Set #: 9472
When I saw all the initial Lord of the Rings sets, Attack on Weathertop easily stood out of the must have of the bunch. I loved the shape of it, and I’ve always had a soft spot for ruins. The price point was a little high considering the piece count, but I still thought it looked like a solid set. Let’s check it out.
The first bag contains the two Nazgul, their horses, a bit of rock, and the fancy new brick separator (the cardboard envelope includes all the cloaks).
Parts-wise (we’ll cover the minifigs and horses a little later), there’s nothing too exciting here. The bush in tan is nice to see, and I love that LEGO® is using the newer swords from the Collectible Minifigs. Put it all together and you get this:
This set also includes one of the new brick separators. I have three of the old-style ones, and they are absolutely invaluable.The new version boasts a technic pin remover, which is a fantastic idea. It’s also quite a bit smaller than the old ones, and bright orange to make it easy to find (my old ones were grey and dark green). This is a nice little bonus.
Things get a lot more interesting with bag two, which builds half of the base floor of the ruins of Weathertop. It also has a lot more parts, so I broke it down a bit. First up, the plates:
Then the slopes and arches:
And everything else:
As you can see, this set comes with loads of great parts for general building, and if you’re a castle builder doubly so. There are tons of parts in light and dark bley, as well as some nice accent pieces like weapons and the microfigs as statues (four total in the set). Speaking of which, here’s a closeup:
Once you get it all together, you end up with this:
It’s quite a nice little room, and I love the semi-circular build and the ceiling supported by arches. It really gives the set a lot of character. The weapons rack in the middle of the room looks a touch out of place, but that’s easy enough to remove.
The third bag of parts gives us the other side of the first level of Weathertop, and includes a really cool circular staircase. Let’s take a look at the parts, starting with plates:
And then bricks:
Slopes and arches:
And everything else:
Like bag two, you get a ton of really useful pieces here. Points of interest this time around include the spiral staircase parts (which I’ve been wanting for a while now), some black Price of Persia arches, and one “brick” brick (with more to come).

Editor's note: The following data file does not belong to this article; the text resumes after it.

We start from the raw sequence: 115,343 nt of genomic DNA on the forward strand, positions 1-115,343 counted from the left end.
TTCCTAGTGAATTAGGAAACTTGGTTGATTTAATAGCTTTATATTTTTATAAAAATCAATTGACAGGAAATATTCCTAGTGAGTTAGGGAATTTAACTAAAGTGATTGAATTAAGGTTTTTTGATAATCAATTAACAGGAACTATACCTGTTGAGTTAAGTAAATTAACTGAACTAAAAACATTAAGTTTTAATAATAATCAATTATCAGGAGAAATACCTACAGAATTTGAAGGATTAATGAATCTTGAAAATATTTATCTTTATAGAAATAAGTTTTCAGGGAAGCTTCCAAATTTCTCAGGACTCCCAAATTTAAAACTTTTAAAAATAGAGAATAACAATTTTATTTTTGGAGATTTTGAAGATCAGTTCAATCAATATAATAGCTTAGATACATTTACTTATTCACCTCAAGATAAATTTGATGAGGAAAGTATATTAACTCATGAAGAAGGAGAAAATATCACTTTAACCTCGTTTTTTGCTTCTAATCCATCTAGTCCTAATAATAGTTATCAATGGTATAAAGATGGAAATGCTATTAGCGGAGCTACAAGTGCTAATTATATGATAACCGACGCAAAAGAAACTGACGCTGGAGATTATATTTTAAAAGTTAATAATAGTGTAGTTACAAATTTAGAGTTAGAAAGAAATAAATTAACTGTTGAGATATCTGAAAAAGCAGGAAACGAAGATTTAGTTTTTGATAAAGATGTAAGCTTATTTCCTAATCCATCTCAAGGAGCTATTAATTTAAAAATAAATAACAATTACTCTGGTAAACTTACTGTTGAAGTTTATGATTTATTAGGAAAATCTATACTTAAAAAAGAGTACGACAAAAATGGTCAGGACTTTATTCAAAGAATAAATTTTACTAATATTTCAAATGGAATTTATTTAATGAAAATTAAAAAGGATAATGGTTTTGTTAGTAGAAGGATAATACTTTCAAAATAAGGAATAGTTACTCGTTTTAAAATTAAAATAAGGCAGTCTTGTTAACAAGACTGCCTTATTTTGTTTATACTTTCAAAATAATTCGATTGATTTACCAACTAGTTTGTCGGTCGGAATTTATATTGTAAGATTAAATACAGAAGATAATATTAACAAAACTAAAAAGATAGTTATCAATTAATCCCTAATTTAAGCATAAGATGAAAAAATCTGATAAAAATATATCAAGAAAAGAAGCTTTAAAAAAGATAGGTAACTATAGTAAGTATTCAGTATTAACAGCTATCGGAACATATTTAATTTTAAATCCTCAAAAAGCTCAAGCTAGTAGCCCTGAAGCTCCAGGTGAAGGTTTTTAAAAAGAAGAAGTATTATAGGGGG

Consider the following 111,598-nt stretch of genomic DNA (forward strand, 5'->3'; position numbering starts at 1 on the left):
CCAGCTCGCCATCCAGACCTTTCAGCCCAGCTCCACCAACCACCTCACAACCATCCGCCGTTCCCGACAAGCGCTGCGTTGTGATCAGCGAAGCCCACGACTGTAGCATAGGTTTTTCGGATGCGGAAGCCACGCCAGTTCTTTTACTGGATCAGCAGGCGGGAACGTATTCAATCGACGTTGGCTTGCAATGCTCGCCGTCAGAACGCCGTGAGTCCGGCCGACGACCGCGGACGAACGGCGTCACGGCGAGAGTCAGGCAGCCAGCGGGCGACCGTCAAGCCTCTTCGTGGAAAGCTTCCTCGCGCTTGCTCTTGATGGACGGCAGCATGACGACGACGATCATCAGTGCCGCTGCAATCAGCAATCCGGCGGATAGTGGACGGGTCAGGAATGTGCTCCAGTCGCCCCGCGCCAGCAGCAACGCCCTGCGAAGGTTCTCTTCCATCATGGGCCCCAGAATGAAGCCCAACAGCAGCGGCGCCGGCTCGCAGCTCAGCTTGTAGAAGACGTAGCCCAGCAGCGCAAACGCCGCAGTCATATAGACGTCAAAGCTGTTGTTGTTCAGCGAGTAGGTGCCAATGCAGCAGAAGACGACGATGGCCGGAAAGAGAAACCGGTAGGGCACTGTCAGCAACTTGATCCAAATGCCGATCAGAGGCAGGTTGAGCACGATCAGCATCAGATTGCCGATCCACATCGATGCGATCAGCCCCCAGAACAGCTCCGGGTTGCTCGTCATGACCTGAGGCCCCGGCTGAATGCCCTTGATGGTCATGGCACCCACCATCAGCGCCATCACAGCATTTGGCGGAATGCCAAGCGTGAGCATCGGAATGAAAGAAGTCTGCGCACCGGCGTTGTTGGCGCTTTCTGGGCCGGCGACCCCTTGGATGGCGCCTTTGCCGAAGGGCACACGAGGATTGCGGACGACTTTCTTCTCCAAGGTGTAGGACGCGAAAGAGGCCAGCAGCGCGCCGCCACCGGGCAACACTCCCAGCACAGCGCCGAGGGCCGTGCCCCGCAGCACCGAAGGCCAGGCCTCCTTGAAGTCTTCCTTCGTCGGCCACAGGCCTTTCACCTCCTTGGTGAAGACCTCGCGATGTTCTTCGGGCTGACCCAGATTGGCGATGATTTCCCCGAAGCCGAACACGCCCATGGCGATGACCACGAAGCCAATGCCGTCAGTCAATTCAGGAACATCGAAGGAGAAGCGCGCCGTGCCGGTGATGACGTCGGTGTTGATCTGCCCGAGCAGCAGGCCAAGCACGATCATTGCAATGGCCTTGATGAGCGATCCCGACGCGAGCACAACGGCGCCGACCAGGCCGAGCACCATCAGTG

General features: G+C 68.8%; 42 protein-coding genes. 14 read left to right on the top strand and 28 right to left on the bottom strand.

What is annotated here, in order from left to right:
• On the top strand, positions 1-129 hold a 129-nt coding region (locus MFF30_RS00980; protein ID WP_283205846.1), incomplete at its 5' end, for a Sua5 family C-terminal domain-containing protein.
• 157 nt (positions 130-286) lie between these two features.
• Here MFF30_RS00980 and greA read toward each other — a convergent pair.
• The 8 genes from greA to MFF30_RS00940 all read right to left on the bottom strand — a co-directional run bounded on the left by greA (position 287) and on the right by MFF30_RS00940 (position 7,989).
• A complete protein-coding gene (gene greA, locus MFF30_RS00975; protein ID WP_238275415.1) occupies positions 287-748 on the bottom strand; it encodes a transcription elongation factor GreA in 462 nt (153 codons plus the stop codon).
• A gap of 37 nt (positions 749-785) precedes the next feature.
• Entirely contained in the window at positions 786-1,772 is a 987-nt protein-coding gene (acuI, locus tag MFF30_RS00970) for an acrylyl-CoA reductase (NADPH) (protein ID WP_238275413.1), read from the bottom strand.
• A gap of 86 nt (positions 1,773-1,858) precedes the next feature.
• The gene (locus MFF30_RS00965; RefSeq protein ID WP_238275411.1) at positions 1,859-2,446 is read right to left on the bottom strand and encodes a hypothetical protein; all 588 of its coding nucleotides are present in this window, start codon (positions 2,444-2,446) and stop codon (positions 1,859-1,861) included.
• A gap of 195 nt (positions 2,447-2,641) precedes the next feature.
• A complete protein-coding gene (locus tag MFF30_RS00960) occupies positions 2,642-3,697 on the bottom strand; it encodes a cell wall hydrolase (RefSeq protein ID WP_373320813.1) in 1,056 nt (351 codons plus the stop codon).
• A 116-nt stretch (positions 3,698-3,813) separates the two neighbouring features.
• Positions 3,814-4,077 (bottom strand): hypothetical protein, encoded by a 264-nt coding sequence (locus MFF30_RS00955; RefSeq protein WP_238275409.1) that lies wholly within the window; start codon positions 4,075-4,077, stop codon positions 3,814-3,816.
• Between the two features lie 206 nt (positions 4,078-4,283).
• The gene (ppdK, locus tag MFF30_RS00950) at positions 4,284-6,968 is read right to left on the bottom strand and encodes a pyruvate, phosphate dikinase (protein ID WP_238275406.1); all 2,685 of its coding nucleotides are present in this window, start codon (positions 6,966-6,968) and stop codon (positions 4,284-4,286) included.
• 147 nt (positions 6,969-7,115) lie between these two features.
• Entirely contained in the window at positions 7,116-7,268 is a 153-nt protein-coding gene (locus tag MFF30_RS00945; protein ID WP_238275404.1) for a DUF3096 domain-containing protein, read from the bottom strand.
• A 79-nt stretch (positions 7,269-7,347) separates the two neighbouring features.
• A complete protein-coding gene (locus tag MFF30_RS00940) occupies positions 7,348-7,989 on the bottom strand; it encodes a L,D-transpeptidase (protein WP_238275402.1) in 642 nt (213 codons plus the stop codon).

Once you get everything together, it looks like this (connected to what we did in bag two):
Looking pretty sharp, no? The outside is a little bland right now, but that will get dressed up soon enough. One element I love here is that black altar-looking piece inside. My guess is that was there to hold the Palantir (seeing stone), which as far as I know was never mentioned in the films and only briefly in the books. That’s a nice bit of detail.
I also love the look of the spiral stairs. There’s a tiny amount of play in them, but not enough to make it seem unstable.
The final bag of parts brings everything together. Not only does it build the remaining superstructure, it also adds quite a bit of detail (and pointless flick-fire missiles) to the bottom of the model.
Some pretty good parts to be found here: eight “brick” bricks, swords, good, statues, rings, flames, and one of those newish backpacks.
All finished, it looks like this:
So who can spot my two complaints? That’s right, the trap door and the flick-fire missiles. The trap door isn’t too bad (although completely unnecessary), but the missiles really bug me. This place is supposed to be a ruin of an ancient watch tower. Why does it have missiles? Is that something archeologists have to watch out for? Did someone have to go in and clear Pompeii of all the missiles before the scientists showed up to do their thing?
At least they’re easy enough to remove.
And let’s not forget out extra bits (this includes the pieces that go in the horses if you aren’t using the saddles):
The minifigs here are great, with Merry being the highlight for me. The most boring of the set here is Frodo, but only because we’ve already seen him once before.
Frodo is slightly different here, however. His cloak is a different color, because he hadn’t gotten the fancy elf cloak yet. A nice detail.
Merry is my favorite figure from this set, and I think it’s all because of that yellow vest. I think it just gives the figure a lot of personality, and makes him feel like more of a Hobbit rather than some generic medieval fantasy person.
Aragorn looks good. I really like the way they did his clothes, and I appreciate that they kept him in normal clothes instead of trying to stick him in armor to add more ‘play factor’. One thing I have to note about the non-Hobbits in the Lord of the Rings sets is that they have crazy cheekbone definition.
We get two of these guys, and they’re pretty cool. There’s not a ton to do with Nazgul. They dress all in black, no faces. It doesn’t give LEGO® a ton of room for interpretation. One thing to note is that their cloaks have three holes, which hold them tighter to the shoulder and push them out more from their back. This makes them look pretty cool on horseback.
The Black Riders’ horses are the same mold as the brown version, but feature red eyes and decorative head barding. While both very cool looking, they do limit where you can use this horse. It wouldn’t look right in a Western scene, for instance.
I absolutely love this set, flick-fire missiles notwithstanding. It’s a solid set with nice archetecture and details that really captures the scene from the film. It boasts great figures and makes for a great parts pack. The price to part ratio is a little high, but considering that it’s licensed and contains two horses, it’s really not that bad.